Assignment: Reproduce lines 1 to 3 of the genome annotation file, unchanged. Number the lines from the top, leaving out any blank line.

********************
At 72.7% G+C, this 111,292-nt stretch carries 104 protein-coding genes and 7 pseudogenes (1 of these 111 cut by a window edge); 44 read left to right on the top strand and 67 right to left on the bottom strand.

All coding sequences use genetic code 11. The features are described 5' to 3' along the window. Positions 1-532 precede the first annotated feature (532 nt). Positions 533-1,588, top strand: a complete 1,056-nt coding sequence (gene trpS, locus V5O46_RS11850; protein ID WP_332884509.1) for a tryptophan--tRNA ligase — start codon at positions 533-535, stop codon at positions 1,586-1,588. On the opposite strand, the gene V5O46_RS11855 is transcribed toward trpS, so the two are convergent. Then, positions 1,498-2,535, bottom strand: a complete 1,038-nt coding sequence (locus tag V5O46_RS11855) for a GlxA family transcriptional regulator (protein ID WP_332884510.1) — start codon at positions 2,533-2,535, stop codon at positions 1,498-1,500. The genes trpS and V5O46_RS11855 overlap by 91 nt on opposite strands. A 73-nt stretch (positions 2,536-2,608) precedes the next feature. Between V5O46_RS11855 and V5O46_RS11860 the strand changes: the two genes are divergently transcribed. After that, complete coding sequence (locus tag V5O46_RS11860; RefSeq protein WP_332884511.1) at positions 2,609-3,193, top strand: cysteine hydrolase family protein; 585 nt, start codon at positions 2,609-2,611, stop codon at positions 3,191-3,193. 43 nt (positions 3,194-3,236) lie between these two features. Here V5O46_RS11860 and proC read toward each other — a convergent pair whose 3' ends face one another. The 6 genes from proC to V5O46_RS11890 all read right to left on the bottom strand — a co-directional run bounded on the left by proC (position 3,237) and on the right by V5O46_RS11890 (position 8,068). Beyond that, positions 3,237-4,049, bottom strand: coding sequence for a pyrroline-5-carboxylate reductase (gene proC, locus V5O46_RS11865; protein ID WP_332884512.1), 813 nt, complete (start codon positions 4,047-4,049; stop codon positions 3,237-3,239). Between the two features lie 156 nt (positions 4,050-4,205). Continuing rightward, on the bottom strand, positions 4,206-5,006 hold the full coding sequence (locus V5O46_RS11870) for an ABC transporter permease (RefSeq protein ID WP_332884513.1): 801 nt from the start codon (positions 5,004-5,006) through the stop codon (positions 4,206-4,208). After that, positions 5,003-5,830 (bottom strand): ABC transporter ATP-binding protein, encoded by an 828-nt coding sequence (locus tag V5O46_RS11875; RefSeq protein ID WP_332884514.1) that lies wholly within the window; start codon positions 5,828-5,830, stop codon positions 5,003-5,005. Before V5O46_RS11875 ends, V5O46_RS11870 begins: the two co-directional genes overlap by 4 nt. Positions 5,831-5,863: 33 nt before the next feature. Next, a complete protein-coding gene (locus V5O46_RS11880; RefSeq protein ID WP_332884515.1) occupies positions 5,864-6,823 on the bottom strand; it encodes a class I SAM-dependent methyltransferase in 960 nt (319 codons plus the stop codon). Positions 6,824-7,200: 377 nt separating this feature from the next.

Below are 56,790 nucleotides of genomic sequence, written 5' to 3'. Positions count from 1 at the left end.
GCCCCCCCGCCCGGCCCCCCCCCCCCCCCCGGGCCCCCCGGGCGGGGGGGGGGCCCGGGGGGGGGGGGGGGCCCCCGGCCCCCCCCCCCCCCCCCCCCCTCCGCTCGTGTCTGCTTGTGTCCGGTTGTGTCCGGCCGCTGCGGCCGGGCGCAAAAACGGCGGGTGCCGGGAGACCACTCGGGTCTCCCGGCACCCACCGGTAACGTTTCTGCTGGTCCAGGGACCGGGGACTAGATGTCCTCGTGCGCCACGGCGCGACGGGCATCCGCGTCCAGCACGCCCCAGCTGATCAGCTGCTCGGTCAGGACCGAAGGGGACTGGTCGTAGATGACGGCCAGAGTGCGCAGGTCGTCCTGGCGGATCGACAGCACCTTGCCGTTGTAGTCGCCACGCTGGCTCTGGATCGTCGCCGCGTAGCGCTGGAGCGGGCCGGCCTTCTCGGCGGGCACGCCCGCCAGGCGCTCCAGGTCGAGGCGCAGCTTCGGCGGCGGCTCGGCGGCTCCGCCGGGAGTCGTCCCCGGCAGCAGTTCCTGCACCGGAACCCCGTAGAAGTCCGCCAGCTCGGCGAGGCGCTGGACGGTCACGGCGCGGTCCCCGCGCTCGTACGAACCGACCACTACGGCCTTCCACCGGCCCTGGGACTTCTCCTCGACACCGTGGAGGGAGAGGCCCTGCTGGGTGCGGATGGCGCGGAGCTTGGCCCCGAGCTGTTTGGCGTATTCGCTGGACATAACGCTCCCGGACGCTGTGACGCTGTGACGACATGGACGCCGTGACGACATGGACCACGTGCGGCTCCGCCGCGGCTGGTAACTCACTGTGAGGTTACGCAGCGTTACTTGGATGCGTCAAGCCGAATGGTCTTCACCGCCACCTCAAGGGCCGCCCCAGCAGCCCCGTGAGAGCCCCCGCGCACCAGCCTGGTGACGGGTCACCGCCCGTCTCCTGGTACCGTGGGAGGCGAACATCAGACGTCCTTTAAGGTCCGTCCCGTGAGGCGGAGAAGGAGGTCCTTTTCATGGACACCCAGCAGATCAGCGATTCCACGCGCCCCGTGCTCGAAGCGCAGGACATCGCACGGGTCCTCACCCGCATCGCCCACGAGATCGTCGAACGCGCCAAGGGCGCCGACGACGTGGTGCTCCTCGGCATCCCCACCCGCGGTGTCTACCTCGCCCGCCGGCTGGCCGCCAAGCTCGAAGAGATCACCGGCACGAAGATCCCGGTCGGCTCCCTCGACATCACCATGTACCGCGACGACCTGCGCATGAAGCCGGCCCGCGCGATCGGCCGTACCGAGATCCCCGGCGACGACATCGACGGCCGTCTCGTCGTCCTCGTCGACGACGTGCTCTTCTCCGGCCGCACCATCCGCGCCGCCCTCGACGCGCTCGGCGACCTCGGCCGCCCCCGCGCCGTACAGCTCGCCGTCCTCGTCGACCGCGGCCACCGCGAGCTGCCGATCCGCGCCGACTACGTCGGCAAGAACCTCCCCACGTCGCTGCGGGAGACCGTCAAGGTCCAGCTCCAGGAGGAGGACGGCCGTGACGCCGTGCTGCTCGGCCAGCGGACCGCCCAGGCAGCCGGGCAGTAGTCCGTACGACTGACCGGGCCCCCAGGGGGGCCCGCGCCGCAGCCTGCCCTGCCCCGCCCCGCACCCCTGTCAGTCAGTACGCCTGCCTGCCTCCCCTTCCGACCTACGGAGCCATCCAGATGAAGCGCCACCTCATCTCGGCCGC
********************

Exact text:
At 72.7% G+C, this 111,292-nt stretch carries 104 protein-coding genes and 7 pseudogenes (1 of these 111 cut by a window edge); 44 read left to right on the top strand and 67 right to left on the bottom strand.

All coding sequences use genetic code 11. The features are described 5' to 3' along the window. Positions 1-532 precede the first annotated feature (532 nt). Positions 533-1,588, top strand: a complete 1,056-nt coding sequence (gene trpS, locus V5O46_RS11850; protein ID WP_332884509.1) for a tryptophan--tRNA ligase — start codon at positions 533-535, stop codon at positions 1,586-1,588. On the opposite strand, the gene V5O46_RS11855 is transcribed toward trpS, so the two are convergent. Then, positions 1,498-2,535, bottom strand: a complete 1,038-nt coding sequence (locus tag V5O46_RS11855) for a GlxA family transcriptional regulator (protein ID WP_332884510.1) — start codon at positions 2,533-2,535, stop codon at positions 1,498-1,500. The genes trpS and V5O46_RS11855 overlap by 91 nt on opposite strands. A 73-nt stretch (positions 2,536-2,608) precedes the next feature. Between V5O46_RS11855 and V5O46_RS11860 the strand changes: the two genes are divergently transcribed. After that, complete coding sequence (locus tag V5O46_RS11860; RefSeq protein WP_332884511.1) at positions 2,609-3,193, top strand: cysteine hydrolase family protein; 585 nt, start codon at positions 2,609-2,611, stop codon at positions 3,191-3,193. 43 nt (positions 3,194-3,236) lie between these two features. Here V5O46_RS11860 and proC read toward each other — a convergent pair whose 3' ends face one another. The 6 genes from proC to V5O46_RS11890 all read right to left on the bottom strand — a co-directional run bounded on the left by proC (position 3,237) and on the right by V5O46_RS11890 (position 8,068). Beyond that, positions 3,237-4,049, bottom strand: coding sequence for a pyrroline-5-carboxylate reductase (gene proC, locus V5O46_RS11865; protein ID WP_332884512.1), 813 nt, complete (start codon positions 4,047-4,049; stop codon positions 3,237-3,239). Between the two features lie 156 nt (positions 4,050-4,205). Continuing rightward, on the bottom strand, positions 4,206-5,006 hold the full coding sequence (locus V5O46_RS11870) for an ABC transporter permease (RefSeq protein ID WP_332884513.1): 801 nt from the start codon (positions 5,004-5,006) through the stop codon (positions 4,206-4,208). After that, positions 5,003-5,830 (bottom strand): ABC transporter ATP-binding protein, encoded by an 828-nt coding sequence (locus tag V5O46_RS11875; RefSeq protein ID WP_332884514.1) that lies wholly within the window; start codon positions 5,828-5,830, stop codon positions 5,003-5,005. Before V5O46_RS11875 ends, V5O46_RS11870 begins: the two co-directional genes overlap by 4 nt. Positions 5,831-5,863: 33 nt before the next feature. Next, a complete protein-coding gene (locus V5O46_RS11880; RefSeq protein ID WP_332884515.1) occupies positions 5,864-6,823 on the bottom strand; it encodes a class I SAM-dependent methyltransferase in 960 nt (319 codons plus the stop codon). Positions 6,824-7,200: 377 nt separating this feature from the next.

Below are 56,790 nucleotides of genomic sequence, written 5' to 3'. Positions count from 1 at the left end.